Thanks Mike, I understand where you and Elizabeth Warren are coming from and I don’t entirely disagree. It’s true that the guy who built the factory could not have prospered on his own without the work force that we all collectively paid to educate. It’s true that he ship’s his product on roads that we collectively paid to build. However, I can’t agree that the factory owner, therefor owes “extra” in taxes because he has prospered through the use of the collective citizens labor and infer structure.

        Warren’s rhetoric falls short when she fails to recognize that the factory owner has created the means by which roads are built and children are educated. This cycle is perpetuated only through the means of the successful factory owner. Second – The employer already does contribute a great deal more in taxes than the members of his work force (who’s competence is argued as owing to the collective educational institutions). He matches every mandated penny of social security tax and medi-care tax that each of his workers contribute (to the collective). He pay’s the state up to an equivalent of 4% of the factory’s gross payroll to fund the unemployment roles, he pay’s business taxes, city taxes, PUC (freight) taxes for use of the roads, taxes on his factory & office machines annually, ( on the same machines every year as long as he owns them less the accumulated depreciation), he pay’s his personal income taxes, and the product he manufactures generates sales taxes. I could go on ……… however this is the basic foundation supporting the flip side of Warren’s coin toss.

        The answer, I believe is somewhere in the middle.

        (1) 1 Total Votes - 1 up - 0 down
      • racket says:

        Seems to me the factory owner profited by the roads we all paid for and owes a share. But each worker profited too, and therefore owes a share.

        In the case of education, yes the factory owner profited by hiring publicly educated workers, but guess what, *so did the workers*. And I would say the workers individually profited MORE by being educated for their positions than the owner profited by their individual contributions.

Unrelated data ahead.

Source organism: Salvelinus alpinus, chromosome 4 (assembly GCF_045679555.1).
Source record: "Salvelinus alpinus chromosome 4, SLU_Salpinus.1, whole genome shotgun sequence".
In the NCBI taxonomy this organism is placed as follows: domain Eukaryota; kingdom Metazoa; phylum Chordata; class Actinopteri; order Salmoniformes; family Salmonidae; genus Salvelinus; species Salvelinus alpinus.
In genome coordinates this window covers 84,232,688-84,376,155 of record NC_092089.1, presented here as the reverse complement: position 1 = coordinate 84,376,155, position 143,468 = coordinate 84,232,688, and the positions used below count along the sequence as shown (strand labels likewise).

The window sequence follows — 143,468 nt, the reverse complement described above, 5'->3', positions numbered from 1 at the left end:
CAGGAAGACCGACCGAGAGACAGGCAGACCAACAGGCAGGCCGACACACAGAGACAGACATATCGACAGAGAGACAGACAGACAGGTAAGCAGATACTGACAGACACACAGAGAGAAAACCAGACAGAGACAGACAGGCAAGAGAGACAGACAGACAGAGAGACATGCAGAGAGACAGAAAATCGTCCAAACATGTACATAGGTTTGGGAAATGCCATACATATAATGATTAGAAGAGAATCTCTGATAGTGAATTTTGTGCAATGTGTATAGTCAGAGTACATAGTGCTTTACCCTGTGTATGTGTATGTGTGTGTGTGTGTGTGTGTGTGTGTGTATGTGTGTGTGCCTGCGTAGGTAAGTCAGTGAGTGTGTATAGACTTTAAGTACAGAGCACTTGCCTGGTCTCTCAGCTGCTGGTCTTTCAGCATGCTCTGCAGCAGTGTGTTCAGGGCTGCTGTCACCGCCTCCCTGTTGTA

(0) 6 Total Votes - 3 up - 3 down
  3. slomike says:

    You know, everything was different “back in the day”. We were fighting communists until 9/11 told us times had changed. There was a new enemy. Cutting and cutting taxes may have made sense…at one time. However, economic times, like world political times, have changed. Proposition 13 did not come down from Mount Sinai. Change it. If you can’t change it, raise revenue another way. It is past time to pick up the check. Redistribute wealth, use class warfare…whatever it takes. And get out of this Tea Party echo chamber endless loop. You are dragging the world into a second depression by holding onto outdated “principles”. And you won’t be spared, either.

    (-4) 16 Total Votes - 6 up - 10 down
    • Cindy says:

      If you want to pay for the perks and power lunches, be my guest. As far as I’m concerned, there is too much waste in government. The more they have the more they spend. Our “gobment” will never have enough money. Let them clean themselves up, adhere to their budgets and dumb the slack, including with the worthless cronies that so many of our illustrious incumbents created positions for.

      Give them more money? MY A$$.

      (6) 8 Total Votes - 7 up - 1 down
    • mrcyberdoc says:

      People wouldn’t mind paying taxes if the government (fed, state, & local) WERE NOT SO WASTEFUL. We have a million dollar project on Santa Ysabel in Los Osos to slow traffic down, concrete ramps at the interestions for wheel chairs that lead to non-existant sidewalks. These are the kind of things people see and want to close their pocketbooks to government spending.

      (8) 8 Total Votes - 8 up - 0 down
      • racket says:

        Loud and clear, here, Doc.